William Henry Pope was born May 29, 1825 in Bedeque, Prince Edward Island (PEI), and later died on October 7, 1879.1 A man of many talents and great intelligence, Pope was a politician, journalist, lawyer, judge, and land agent throughout his life.2 The man had more successful careers than most people can hope for in five lifetimes. That person in law school that is involved in every club, seems to be at every event and is also probably a Dean’s Lister; this was William Henry Pope.
Pope received his post-secondary education in England where his father had originally emigrated from in 1819.3 After receiving his law degree, Pope returned to his native land of Canada to article under Edward Palmer back in PEI.4 After being called to the bar in 1847, Pope began a successful land agent practice.5 His practice became notorious after a few questionable business decisions took place. Pope’s father-in-law falsely convinced a client that the Liberal government at the time would not be interested in purchasing the client’s land.6 This caused the client to sell the property to Pope and his business partners for a mere $14,000, who then flipped the property to the Liberal government for nearly double the price.7 The deal was dubious, almost on the verge of fraud, but it cemented Pope as a legendary businessman. And we wonder why lawyers often get bad reputations in popular culture?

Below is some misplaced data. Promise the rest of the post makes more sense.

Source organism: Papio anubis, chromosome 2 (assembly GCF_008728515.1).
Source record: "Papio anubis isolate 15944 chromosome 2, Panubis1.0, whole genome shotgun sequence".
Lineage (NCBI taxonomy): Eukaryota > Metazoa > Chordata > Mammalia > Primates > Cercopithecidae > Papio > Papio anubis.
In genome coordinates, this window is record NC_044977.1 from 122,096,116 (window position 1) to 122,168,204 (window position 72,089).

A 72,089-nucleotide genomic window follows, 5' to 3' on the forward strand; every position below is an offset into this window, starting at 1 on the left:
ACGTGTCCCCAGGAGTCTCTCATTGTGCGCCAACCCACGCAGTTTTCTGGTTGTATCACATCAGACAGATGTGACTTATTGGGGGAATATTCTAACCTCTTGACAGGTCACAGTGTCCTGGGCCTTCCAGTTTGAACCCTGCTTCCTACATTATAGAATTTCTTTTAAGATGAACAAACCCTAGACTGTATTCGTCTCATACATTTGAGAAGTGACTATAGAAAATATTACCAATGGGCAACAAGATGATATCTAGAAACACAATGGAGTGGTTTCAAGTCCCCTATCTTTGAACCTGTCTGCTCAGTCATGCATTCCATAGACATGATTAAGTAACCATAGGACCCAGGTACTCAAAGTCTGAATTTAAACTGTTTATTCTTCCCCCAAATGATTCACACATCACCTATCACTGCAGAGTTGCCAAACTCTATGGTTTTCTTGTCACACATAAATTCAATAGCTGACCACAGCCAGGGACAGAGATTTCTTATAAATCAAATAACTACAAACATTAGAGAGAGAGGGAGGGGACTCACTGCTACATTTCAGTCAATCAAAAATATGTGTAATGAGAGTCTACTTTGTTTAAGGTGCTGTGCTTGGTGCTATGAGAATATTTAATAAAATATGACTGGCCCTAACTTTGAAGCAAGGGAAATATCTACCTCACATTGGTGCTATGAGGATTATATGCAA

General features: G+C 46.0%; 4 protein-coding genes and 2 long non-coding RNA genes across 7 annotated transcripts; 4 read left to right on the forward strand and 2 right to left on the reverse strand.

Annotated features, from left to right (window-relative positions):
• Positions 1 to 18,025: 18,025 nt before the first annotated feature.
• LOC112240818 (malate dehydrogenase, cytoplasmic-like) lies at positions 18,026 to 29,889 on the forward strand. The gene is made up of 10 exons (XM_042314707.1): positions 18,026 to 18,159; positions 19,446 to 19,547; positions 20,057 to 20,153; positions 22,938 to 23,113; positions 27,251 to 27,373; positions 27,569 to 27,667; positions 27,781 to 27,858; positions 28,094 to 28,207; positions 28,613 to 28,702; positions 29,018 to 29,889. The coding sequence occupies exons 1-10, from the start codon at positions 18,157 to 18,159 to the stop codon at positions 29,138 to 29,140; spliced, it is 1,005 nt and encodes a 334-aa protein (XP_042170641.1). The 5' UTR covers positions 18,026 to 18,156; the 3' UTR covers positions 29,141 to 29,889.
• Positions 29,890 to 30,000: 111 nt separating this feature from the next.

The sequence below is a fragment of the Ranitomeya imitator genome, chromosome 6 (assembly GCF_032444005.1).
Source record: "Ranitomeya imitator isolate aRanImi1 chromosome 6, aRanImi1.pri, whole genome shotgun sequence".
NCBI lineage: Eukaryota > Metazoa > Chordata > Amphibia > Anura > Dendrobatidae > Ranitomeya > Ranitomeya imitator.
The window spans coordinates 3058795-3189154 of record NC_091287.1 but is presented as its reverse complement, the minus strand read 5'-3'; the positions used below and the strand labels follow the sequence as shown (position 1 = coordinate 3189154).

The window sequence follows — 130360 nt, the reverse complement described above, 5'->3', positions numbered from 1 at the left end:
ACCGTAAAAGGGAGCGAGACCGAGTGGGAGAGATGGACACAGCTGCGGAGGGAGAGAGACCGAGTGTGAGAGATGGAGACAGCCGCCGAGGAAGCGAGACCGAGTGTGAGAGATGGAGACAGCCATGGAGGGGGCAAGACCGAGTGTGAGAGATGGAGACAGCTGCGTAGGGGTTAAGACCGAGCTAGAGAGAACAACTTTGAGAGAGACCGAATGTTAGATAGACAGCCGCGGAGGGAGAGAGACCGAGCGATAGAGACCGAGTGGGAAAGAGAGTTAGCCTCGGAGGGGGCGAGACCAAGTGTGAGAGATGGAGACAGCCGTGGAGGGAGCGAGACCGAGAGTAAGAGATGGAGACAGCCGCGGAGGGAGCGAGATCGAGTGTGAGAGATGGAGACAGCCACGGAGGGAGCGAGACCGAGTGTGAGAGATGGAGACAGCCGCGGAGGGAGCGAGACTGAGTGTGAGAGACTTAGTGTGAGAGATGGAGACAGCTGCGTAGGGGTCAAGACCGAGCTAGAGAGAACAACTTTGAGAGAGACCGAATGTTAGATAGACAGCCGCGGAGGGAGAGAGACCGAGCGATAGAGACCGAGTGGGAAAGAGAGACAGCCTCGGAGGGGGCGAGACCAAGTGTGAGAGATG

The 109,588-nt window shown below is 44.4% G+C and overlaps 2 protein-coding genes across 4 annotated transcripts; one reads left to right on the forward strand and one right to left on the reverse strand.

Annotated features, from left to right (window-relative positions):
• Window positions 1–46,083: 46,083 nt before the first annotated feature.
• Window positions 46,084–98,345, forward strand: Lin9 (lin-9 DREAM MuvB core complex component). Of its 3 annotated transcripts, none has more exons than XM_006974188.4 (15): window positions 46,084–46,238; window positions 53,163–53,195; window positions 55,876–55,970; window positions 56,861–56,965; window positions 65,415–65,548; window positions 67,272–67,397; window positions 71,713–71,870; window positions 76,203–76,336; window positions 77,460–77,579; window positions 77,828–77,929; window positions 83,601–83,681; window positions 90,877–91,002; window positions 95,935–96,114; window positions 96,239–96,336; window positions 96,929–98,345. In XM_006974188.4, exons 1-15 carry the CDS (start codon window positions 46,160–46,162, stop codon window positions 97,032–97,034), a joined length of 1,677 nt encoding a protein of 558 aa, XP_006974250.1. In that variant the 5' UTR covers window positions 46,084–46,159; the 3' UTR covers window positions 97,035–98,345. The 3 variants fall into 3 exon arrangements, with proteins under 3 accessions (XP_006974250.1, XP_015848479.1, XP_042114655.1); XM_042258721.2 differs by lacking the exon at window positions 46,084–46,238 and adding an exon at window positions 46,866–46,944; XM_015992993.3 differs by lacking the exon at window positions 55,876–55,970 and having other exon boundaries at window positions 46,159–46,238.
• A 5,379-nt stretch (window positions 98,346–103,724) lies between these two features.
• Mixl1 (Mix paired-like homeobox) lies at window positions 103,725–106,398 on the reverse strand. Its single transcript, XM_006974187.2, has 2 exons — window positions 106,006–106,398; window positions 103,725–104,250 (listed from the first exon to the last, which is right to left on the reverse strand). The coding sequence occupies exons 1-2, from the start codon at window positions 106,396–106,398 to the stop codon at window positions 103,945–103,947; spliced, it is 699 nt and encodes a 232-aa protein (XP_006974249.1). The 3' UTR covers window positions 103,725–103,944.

Fast forward into the 1850s, Pope moved away from his land agent practice, and began a political career. Pope was one of the few Prince Edward Island supporters of Confederation, which led to a deep feud with fellow PEI politician and former legal mentor Edward Palmer.8 Both men attended the Charlottetown and Quebec Conferences, with Palmer adamantly against Confederation and Pope in favour.9 As a result, the Conservative Party in PEI underwent deep-rooted conflict with regards to a united Canada. The popular vote favoured Palmer becoming Premier of the province, with William Henry Pope (and fellow ally Colonel Gray) needing to accept the harsh reality that Confederation was not popular amongst Islanders.10
Throughout the 1860s, Pope’s political career began to dwindle. It was rather unexciting until he was appointed to the bench in 1873. Pope was appointed by John A. MacDonald’s government to Prince County Court that year.11 As a judge, Pope focussed extensively on pushing for Prince Edward Island’s inclusion in a united Canada.12 Pope aggressively advocated this position even when it was still unpopular to do so. His passion for Confederation was evident throughout his judicial career, and likely impacted many of his decisions. In this role, Pope’s legal record was outstanding, with only two decisions out of thousands ever being appealed.13
With his death, Pope leaves behind an impressive legacy. Pope’s admirable career as a judge seems to make up for questionable land agent tactics nearly 30 years prior. Further, he will always be remembered as one of the few Islanders willing to stand up for Confederation, and help push the country into a united state.
1 Ian R Robertson, “William Henry Pope” (16 January 2008), The Canadian Encyclopedia, online: <www.thecanadianencyclopedia.ca/en/article/william-henry-pope/> [Robertson, “William”].
3 Robertson, “Pope, William Henry”, online: (2003) 10 Dictionary of Canadian Biography <www.biographi.ca/en/bio/pope_william_henry_10E.html> [Robertson, “Pope”].
5 Robertson, “William” supra note 1.
8 Robertson, “Pope” supra note 3.